Zeebrugge: Per Mare Per Terram

Zeebrugge: Per Mare Per Terram

St George’s Day marks the centenary of a First World War raid that’s largely forgotten, but not by the Royal Marines.

I know there are a lot of things happening in the news on St George’s Day and I know there are a lot of First World War centenaries kicking about right now, but take a moment to remember this forgotten raid on Zeebrugge from 1918.

When the collective consciousness of the First World War centres on the Western Front and Tommies in trenches, this raid stands out as being something different.

This is intended to be a very brief account, but will give you a flavour of what happened that night.

Zeebrugge? Where? Why?

The raid on Zeebrugge was conceived to combat the threat of German submarines on cross-channel traffic. As everything from Britain to the Western Front had to cross the channel, they were a real problem. That submarine threat came from a triangle of canals that centred on Bruges in Belgium, so a plan was hatched to hinder them by blocking the Bruges Canal where it emerged into the sea at Zeebrugge.

The only issue was that, in order to get to the mouth of the canal, the block ships would need to get past the guns on the fortified mole, or harbour wall.

The job of occupying those guns fell to the Royal Marines and sailors from the Royal Naval Division.


The plan was very simple: that the troops would load up on HMS Vindictive, Iris and Daffodil (the latter two being more commonly known as the Mersey ferries), disembark at the outer end of the mole and keep the defenders’ attention long enough that the block ships could be sunk in the mouth of the canal.

Simple plans ever turn out that way. Vindictive “went to Zeebrugge ungainly and odd-looking, and returned a twisted mass of metal and debris.” According to S. M. Holloway.

Vindictive Bridge

Vindictive Bridge

No plan survives contact with the enemy

The plan had been to arrive under cover of darkness and smoke. According to Captain Arthur Chater RMLI: “Star Shell started coming over us and I realised how well we were concealed by our smoke. Then the wind changed, and the smoke suddenly drifted away…A moment later there was a burst of shell fire and shells came whistling round us.”

Sergeant Harry Wright RMLI noted that: “The slaughter was terrible, Col. Elliot and Maj Cordner was both killed with the same shell…while waiting to give the order to ‘Advance’.”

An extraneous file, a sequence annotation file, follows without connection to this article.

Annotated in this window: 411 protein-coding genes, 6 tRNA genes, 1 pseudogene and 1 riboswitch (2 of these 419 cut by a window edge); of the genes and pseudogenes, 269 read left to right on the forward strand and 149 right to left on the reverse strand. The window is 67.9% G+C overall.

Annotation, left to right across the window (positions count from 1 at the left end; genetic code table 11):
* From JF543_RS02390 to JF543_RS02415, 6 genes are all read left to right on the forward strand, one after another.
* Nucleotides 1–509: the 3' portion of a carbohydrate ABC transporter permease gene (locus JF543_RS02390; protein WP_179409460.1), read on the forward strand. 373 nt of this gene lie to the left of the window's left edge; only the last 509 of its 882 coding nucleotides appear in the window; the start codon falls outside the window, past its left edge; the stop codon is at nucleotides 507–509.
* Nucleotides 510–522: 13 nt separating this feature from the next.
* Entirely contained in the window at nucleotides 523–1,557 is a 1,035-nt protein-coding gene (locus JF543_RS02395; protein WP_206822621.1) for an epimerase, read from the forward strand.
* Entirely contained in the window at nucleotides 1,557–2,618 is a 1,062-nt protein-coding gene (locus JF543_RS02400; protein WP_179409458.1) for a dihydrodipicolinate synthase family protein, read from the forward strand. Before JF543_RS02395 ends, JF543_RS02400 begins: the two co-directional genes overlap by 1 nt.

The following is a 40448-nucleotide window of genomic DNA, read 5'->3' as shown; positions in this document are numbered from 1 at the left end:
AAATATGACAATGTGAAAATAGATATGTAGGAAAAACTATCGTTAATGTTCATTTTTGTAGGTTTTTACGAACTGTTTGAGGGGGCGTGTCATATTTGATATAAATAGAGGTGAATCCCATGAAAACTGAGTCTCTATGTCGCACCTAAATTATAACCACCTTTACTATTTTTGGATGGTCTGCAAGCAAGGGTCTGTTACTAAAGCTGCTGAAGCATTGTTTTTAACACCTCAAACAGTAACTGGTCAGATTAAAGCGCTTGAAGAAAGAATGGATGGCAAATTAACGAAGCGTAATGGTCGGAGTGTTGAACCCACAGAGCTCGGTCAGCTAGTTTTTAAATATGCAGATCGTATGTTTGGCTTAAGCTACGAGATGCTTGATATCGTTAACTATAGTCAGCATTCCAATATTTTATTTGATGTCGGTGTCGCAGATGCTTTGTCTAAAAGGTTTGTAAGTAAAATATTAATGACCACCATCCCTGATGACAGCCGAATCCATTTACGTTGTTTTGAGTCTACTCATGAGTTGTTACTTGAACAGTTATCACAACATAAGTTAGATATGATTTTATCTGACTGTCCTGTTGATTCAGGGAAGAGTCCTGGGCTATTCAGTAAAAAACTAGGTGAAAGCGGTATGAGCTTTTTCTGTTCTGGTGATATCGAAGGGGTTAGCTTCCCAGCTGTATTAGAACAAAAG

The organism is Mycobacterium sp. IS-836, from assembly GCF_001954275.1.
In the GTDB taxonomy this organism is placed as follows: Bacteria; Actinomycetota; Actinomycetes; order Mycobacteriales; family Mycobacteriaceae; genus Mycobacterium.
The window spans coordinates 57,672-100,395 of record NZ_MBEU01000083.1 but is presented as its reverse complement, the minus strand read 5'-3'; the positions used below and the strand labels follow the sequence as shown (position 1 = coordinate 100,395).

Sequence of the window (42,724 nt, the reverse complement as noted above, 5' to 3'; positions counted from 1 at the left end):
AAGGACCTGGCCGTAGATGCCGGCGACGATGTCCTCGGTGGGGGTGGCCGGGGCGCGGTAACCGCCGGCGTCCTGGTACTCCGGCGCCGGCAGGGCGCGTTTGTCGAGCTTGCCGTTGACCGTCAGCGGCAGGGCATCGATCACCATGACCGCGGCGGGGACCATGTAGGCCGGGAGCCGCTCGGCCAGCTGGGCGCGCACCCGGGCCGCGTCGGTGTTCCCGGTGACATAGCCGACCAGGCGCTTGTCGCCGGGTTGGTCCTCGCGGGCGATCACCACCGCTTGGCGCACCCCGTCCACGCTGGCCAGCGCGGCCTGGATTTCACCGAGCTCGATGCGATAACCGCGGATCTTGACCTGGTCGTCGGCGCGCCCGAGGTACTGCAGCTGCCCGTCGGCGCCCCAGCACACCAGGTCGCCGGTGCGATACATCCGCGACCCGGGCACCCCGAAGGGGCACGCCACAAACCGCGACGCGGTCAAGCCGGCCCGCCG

Added to this, the fire coming from the mole destroyed 12 of the 14 gangways or “brows” that were fitted to Vindictive for the Marines to get on the mole.

Private Bill Scorey RMLI remembered that “…our section was the first to land, what was left of us, and we were lucky too, for no sooner were we on top of the wall, than the German machine gunners had the range, and were playing hell with us,”

Sgt Wright’s No. 10 Platoon wasn’t quite so lucky: “Our casualties were so great before landing that out of a platoon of 45 men only 12 landed. No. 9 Platoon, led by Lt Lamplough, had also about the same number.”

Up close and personal

It turned out that Vindictive had come up against the mole about 120 yards from its intended position, which threw many of plans up in the air. In some cases, this only became apparent to the Marines, such as Lt Lamplough, as they landed: “On arrival at the brows I realized for the first time that the ship was berthed in the wrong position and we were…close to my objective.”

Private William Hodgson was part of No. 12 Platoon’s Lewis Gun section and explained what he carried ashore: “Loaded as I was with full equipment, small arms, ammunition, rifle and two panniers, each with four trays of Lewis gun bullets, it was not easy but somehow I scrambled over and dropped off the parapet wall.”

Private James Feeney RMLI was focussed on the task in hand: “in the anxiety to keep balance on the see-saw of the gangway, I forgot about the rain of lead, and really felt comfortable when I put my foot on the concrete.”

Once ashore, the Marines set about causing trouble wherever they could. Pte Feeney threw bombs at defenders of a dump-house in preparation for blowing it up. Pte Scorey and his No. 5 Platoon attempted to board a German Destroyer “but she sent oil fumes at us, and we replied with liquid fire.” Lieutenant Charles Lamplough also attempted to harass a destroyer and “dealt with a few Germans who came down the mole…as if in attempt to interfere with our scaling ladders.”